6 Types Of Anxiety Disorders
Do you feel nervous while practicing your presentation speech, when you’re about to make an important phone call, or any call at all; even if it is towards a family member, or how about having a sense of fear when being around other people? Some of these things may be normal once in a while but having these feelings on a daily basis can be a sign we of an anxiety disorder. But what specific type of anxiety disorder may you be experiencing?
Here are 6 types of anxiety disorders from which you may be experiencing one or several symptoms.
Disclaimer: I am not a doctor, nor a professional in the mental health association group. This article is based purely from my personal experiences, perspective, and research.
Social Anxiety Disorder
Social anxiety disorder SAD (also known as social phobia) is a mental health condition. It’s a dreadful, constant distress of being watched and judged by those surrounding you. Social anxiety can affect your everyday tasks and it can also affect your physical health.
People with social anxiety feel symptoms of fear and angst in almost all social activities. These activities can include: dating, meeting new people, being interviewed for a job, answering the phone, or even having to talk to your next door neighbor. Managing to do everyday things in front of other people can be almost like a full task that needs to be done, but you’re too tired to do, or you’re just too drained to pursue. Things like eating in front of others, walking down the stairs when there’s other people, or walking down the school hallways, can also cause a lot of anxiety. The person suffering from social anxiety is terrified that they might be judged, humiliated, and rejected by the people around them.The fear that someone with social anxiety has is so heavy and strong that they actually feel like they have no control whatsoever over it. It feels like they’re trapped in an unsolved mystery case that they don’t know what’ll happen next, or how to face the upcoming situations. This disorder has the tendency to make you worry about things that are yet to happen, and it even makes the person avoid certain situations in fear of all the “what if’s” that can be involved.
The simple thought of an upcoming social gathering can cause panic attacks and even severe stomachaches
“Social anxiety disorder is not uncommon; research suggests that about 7 percent of Americans are affected. Without treatment, social anxiety disorder can last for many years or a lifetime and prevent a person from reaching his or her full potential.” (source)
Generalized Anxiety Disorder
Generalized anxiety disorder (also known as GAD) is the most common among other anxiety disorders. It can be characterized by the overwhelming feeling of being stressed and worried about too many things at once. Those who struggle with generalized anxiety disorder tend to anticipate situations that haven’t even happened or been planned but the anticipation of that event actually happening is extremely anxiety-inducing to potentially have control over it.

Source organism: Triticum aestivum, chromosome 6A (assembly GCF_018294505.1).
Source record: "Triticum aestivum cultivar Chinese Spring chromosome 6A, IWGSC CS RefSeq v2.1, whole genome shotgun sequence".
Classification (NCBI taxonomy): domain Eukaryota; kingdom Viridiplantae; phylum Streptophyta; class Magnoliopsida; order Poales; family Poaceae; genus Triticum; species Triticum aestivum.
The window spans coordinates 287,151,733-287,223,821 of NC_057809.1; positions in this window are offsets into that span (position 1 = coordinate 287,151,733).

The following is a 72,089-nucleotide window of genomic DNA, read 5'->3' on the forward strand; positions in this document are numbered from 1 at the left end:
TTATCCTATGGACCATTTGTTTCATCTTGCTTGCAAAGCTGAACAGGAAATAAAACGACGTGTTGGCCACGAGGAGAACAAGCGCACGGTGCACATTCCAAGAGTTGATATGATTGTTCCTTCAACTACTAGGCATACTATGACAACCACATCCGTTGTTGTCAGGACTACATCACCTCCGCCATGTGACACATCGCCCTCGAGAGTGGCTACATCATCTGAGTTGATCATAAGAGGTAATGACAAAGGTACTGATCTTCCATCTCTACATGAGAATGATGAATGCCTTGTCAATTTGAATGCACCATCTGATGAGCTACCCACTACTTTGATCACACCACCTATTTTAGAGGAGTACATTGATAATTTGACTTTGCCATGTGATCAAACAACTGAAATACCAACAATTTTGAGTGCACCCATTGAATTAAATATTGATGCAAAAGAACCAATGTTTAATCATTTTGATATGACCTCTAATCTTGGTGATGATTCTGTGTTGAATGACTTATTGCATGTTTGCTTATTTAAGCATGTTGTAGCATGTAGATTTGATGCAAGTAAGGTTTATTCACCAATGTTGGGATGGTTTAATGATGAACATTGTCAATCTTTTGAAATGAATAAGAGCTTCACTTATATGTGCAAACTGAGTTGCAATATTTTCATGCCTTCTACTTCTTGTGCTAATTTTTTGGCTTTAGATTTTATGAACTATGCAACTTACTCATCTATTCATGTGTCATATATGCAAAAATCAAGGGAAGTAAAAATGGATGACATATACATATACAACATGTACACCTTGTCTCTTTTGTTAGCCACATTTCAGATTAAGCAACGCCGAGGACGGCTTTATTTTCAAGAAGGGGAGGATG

Concerns such as future plans, family, money, health, education, work, time, and other things like these are huge struggles for those who are dealing with this disorder.
Generalized anxiety disorder can be diagnosed when a person finds it hard to manage their constant worrying on more days than not for a period of at least six months and that has three or more related symptoms. Not being able to control nor stop the worry cycle is a huge red flag for anyone who hasn’t been yet diagnosed.
Symptoms may include, but not limited to:
- Having an increased heart rate
- Feeling extremely tired all the time and/or weak
- Concentration problems
- Insomnia (something that also has to be diagnosed)
- Feeling irritable or on edge
- Having a sense of panic or fear of being in danger
Somewhere along the years I once heard someone say “Avoiding anxiety leads to reinforcing it. You can be anxious and still be productive and do whatever you desire”.
Separation Anxiety Disorder
This disorder is mostly common in children. The separation anxiety comes when the child is scared that their attachment figure will leave them, abandon them or forget about them. Most children outgrow their separation anxiety over the course of their first 3 years. This doesn’t mean that after the 3-year period that the child will automatically outgrow the disorder. In some cases, children who have been mistreated, abused, or neglected tend to carry separation anxiety during their whole childhood, teenage years and it can even stick as they become adults.
Separation anxiety disorder can be diagnosed when the symptoms are extremely crucial for the development of the child and may cause serious distress on a daily basis. Some of the symptoms may include, but are not limited to:
- Constant fear that something bad will happen
- Not wanting to be away from their home, which can affect their school activities
- Refusing to sleep without a parent in the room with them
- Constant nightmares about being separated from their attachment figure